Leaving Beijing for Hohhot at 09:19 would get me to Hohhot by 20:30. The train to Erlian left at 21:38. I had to hope there would be tickets left when I got to Hohhot station, or my crossing the border into Mongolia and getting to Ulaanbaatar on time was looking increasingly unlikely.Read More »
Hong Kong may be lacking in some things - space, affordable housing, income equality and competition...
The good things in life don't always come easy. That's as true in the world of Cooked Food Centres a...
So here we are again, back with another quiz (if you can call it that). Another ten Chinese characte...
That’s entertainment! At first, there were just two guys holding a bunch of monkeys attached t...
On sticks or in a pot, in a bag or in the hand, Hong Kong street food is a curious mix of the tradit...
I needed to be out of Beijing. In a couple of days there was a train from the Mongolian border town of Zamyn-Uud to Ulaanbaatar. I needed to be on it in order to catch my Ulaanbaatar to Moscow train on Tuesday.Read More »
Down with the old, up with the new. Such is the way in contemporary China. In every major town and city the past is being replaced or sanitized in the name of tourism and commercialism, these two myopic siblings stomping hand in hand over much of the uniqueness rapidly disappearing.Read More »
Even a journey of 9000 miles must start with a first easing of the breaks. Leaving Hong Kong as the rain arrives, train T98 to Beijing, groaning in metallic protestation like a geriatric creaking into early morning rhythm as we pull away.Read More »
A trip to Sai Kung last Sunday - an afternoon spent taking photographs of strange looking dogs wearing strange looking outfits. Some were dressed in tutus, some were dressed like jesters. Here's one of the few that wasn't dressed up like a ballerina or wearing Nike trainers, but I liked him all the same.Read More »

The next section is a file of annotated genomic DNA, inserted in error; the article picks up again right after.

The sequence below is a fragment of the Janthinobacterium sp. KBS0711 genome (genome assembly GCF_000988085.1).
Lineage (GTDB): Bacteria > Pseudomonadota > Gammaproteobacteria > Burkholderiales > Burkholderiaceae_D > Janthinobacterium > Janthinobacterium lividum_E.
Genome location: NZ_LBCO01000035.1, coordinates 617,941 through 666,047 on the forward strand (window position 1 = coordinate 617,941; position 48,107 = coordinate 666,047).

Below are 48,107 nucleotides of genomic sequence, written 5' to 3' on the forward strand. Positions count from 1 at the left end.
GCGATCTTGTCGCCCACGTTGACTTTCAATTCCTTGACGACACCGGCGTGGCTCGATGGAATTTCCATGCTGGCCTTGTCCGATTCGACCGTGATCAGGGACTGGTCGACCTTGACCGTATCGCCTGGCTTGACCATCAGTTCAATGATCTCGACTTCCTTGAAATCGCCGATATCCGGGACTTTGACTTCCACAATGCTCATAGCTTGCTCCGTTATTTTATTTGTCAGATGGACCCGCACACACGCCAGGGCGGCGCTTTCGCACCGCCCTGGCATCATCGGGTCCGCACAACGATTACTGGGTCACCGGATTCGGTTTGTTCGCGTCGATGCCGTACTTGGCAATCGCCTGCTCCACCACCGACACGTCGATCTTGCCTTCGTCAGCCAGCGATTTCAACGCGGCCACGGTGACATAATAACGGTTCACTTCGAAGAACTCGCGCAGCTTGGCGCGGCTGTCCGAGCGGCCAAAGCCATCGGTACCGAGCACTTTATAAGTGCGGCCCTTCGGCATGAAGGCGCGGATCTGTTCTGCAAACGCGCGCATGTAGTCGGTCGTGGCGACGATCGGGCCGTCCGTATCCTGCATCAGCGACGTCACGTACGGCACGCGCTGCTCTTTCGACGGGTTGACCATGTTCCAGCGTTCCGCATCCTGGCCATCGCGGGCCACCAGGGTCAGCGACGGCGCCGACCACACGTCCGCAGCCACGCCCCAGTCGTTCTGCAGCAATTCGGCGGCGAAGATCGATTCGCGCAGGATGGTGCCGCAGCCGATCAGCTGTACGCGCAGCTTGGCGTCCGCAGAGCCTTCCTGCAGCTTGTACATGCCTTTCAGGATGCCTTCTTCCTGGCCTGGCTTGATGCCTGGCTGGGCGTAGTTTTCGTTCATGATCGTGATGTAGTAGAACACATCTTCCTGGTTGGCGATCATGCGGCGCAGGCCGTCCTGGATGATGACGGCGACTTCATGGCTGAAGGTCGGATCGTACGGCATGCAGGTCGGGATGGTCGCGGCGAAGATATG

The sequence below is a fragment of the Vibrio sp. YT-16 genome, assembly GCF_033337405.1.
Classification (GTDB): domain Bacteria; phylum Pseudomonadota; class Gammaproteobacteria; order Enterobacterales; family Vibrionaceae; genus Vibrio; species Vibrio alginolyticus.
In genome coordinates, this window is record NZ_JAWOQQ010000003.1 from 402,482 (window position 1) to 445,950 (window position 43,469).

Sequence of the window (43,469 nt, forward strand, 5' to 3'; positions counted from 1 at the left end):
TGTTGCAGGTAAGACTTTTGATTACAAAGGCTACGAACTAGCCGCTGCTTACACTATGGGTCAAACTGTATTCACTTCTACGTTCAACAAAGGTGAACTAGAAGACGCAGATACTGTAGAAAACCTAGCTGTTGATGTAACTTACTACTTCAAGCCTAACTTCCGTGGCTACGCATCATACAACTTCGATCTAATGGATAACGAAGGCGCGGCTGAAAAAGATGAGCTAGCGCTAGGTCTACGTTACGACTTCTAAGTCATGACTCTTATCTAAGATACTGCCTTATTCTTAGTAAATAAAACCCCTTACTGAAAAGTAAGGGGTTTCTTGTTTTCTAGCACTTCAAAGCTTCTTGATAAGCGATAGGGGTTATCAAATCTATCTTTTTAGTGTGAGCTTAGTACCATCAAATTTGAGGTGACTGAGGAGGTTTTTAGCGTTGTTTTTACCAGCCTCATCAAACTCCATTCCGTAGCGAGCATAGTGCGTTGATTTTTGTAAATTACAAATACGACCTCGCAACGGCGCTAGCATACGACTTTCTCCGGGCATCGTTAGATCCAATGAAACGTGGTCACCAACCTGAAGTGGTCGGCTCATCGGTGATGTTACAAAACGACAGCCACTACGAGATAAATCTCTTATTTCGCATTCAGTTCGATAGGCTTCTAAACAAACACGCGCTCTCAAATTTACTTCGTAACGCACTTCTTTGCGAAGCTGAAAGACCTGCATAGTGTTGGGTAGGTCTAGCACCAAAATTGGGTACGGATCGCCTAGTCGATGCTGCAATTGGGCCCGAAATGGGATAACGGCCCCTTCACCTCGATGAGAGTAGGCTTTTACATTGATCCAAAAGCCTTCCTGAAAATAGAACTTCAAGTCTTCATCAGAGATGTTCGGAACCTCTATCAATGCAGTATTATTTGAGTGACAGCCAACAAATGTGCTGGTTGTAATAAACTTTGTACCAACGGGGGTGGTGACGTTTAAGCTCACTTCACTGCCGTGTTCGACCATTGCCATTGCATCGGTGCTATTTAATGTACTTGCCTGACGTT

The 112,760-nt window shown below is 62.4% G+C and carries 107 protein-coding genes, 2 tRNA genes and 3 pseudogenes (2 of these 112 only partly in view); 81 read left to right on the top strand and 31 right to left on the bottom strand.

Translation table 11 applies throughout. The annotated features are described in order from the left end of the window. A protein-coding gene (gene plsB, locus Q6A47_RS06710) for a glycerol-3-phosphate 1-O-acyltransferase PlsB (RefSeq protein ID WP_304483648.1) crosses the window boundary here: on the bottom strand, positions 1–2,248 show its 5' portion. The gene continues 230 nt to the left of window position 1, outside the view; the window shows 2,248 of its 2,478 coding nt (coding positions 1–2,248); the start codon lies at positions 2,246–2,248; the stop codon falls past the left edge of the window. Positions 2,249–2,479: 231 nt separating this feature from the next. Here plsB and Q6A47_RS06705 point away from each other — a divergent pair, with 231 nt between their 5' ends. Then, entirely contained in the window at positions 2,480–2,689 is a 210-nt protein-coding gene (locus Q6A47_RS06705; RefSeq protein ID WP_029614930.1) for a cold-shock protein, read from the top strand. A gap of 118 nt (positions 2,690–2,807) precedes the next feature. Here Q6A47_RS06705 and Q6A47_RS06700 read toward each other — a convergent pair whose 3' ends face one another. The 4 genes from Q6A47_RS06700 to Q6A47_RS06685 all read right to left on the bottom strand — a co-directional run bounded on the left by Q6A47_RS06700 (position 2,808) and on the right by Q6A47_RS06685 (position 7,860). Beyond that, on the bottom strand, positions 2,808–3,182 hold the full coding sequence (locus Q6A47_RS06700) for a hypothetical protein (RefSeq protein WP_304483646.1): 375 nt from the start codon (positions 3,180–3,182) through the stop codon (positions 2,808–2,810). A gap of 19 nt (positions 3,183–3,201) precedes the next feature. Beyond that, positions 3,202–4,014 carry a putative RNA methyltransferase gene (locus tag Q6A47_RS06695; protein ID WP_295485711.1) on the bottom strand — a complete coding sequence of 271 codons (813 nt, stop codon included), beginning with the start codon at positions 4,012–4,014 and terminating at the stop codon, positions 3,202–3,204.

Whether you know them as cooked food centres, dai pai dongs (大牌檔) or still don't yet know them at all, the communal consumption of cheap and tasty Cantonese cuisine in the boisterous setting in which it is enjoyed best, has been part of the Hong Kong eating experience for over a century.Read More »
It always surprises people when I mention the fact that the thing I love most about Hong Kong are the mountains and the hiking. "Hong Kong has mountains?" they say. To which I usually reply with something geeky like quoting the number of country parks and ...Read More »
You'll not likely find it any of the guide books, but high above Tsuen Wan in Shing Mun Country Park, the remains of Hong Kong's first line of defence against the Japanese invasion during World War II, lie overgrown and unappreciated amongst the undergrowth. Constructed as part of the 13 miles of fortifications known as ...Read More »
Amah Rock (望夫石), located close to Tai Wai on the New Territories side of the Lion Rock Tunnel, is another of Hong Kong's geological curiosities with a story.Read More »
Let's cut to the chase, when we talk about Hong Kong hill views, nothing beats Lion Rock. There are those that are taller. There are those that are closer to the "action". But for spectacular, 360° views, smack in the centre of everything, Lion Rock is the best of the lot.Read More »
In the late sixteenth century, after two hundred years of rule, the Ming Dynasty seemed at the height of its achievement. From science and the arts, to governance and technology, China at this time was as advanced, if not superior to any of its counterparts in Europe.Read More »
Is it a girl? Is it a boy? Too young to be the sole proprietor of a Bangkok mobile fruit stall, that's for sure. But give the young guy credit. It isn't easy running a business. "Especially with the way things are nowadays," he said.Read More »
When Rupert Murdoch attended a dinner in Beijing in the late 1990s, he remarked that in all his visits to China, he had yet to meet a Communist. A strange remark indeed considering he was dining in by far the largest Communist state in the world ...Read More »
1986. Mao Zedong was ten years dead, the Tiananmen Square 'incident' was still three years away, and China was optimistic about the future. Only a few years before, the country had been all but inaccessible to foreigners. Still struggling with the trauma of the Cultural Revolution ...Read More »
With the 25th anniversary of the events of May and June 1989 just past, , and all the talk that went with it, it seems an appropriate time to take a look at an account of those momentous few weeks from the vantage point of someone who was actually there.Read More »